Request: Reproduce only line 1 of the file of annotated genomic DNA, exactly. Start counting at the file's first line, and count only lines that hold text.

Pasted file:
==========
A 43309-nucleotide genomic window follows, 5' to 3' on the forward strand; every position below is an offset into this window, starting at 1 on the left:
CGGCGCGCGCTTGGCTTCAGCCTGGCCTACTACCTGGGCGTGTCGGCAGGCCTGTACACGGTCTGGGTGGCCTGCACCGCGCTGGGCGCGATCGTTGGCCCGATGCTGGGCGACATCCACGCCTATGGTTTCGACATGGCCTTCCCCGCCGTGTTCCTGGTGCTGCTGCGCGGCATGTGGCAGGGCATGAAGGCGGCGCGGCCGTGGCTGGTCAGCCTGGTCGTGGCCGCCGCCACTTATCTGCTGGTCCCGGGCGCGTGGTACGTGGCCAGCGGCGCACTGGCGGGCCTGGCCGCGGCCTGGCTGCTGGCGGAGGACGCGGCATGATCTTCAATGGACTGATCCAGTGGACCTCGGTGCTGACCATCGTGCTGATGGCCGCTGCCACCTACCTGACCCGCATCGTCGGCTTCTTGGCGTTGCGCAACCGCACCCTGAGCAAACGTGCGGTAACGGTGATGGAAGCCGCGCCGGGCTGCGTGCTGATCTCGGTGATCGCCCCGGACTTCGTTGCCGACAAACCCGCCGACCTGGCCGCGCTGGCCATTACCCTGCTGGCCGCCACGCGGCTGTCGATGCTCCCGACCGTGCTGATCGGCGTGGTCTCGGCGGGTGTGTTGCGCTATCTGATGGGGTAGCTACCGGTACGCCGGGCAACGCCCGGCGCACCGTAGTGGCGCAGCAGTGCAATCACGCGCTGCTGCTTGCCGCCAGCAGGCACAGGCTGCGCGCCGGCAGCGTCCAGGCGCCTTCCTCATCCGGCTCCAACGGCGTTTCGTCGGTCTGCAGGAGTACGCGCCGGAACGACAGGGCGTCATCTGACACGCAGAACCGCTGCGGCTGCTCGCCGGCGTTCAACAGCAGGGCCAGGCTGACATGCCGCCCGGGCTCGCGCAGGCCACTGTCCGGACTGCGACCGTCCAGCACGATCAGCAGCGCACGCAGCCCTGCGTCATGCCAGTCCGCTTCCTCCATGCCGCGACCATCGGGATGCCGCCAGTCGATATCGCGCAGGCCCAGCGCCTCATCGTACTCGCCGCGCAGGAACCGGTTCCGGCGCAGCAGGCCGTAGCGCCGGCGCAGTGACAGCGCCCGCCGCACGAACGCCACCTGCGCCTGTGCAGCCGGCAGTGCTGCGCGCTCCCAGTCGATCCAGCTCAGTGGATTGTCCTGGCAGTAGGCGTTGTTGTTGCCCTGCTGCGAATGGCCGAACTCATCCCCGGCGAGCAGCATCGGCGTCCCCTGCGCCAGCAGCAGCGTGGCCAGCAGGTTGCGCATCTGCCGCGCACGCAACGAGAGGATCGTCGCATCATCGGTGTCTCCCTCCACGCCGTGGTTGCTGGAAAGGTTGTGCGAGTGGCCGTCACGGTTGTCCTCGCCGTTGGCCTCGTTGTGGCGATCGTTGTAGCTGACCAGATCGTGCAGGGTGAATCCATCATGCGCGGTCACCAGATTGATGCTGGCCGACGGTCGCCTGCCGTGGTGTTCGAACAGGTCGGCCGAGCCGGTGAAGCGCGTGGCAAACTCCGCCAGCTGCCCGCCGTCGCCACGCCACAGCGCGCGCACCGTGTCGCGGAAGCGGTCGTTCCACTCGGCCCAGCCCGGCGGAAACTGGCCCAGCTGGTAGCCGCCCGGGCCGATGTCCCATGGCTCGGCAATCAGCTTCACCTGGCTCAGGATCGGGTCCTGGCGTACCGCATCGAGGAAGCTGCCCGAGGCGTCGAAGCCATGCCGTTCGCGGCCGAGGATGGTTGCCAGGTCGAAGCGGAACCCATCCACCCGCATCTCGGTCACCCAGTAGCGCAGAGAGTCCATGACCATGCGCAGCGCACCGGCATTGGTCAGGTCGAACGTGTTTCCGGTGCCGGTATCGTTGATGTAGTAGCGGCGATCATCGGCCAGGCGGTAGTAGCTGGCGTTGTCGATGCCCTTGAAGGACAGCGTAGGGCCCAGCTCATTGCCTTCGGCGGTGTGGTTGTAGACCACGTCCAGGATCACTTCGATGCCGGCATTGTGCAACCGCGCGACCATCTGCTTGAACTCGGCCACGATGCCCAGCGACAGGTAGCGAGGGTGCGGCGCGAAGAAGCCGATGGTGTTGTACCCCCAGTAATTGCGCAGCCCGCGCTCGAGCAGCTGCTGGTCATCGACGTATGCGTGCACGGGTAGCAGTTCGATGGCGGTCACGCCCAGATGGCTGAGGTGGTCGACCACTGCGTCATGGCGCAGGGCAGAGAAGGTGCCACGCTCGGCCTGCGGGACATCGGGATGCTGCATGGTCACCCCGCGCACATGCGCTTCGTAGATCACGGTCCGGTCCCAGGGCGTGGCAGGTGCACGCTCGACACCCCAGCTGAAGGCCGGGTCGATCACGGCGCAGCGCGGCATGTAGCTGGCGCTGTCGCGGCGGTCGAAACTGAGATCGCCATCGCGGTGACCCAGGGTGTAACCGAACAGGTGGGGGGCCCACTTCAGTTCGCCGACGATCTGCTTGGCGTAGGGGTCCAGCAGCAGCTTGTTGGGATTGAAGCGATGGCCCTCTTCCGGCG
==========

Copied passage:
A 43309-nucleotide genomic window follows, 5' to 3' on the forward strand; every position below is an offset into this window, starting at 1 on the left: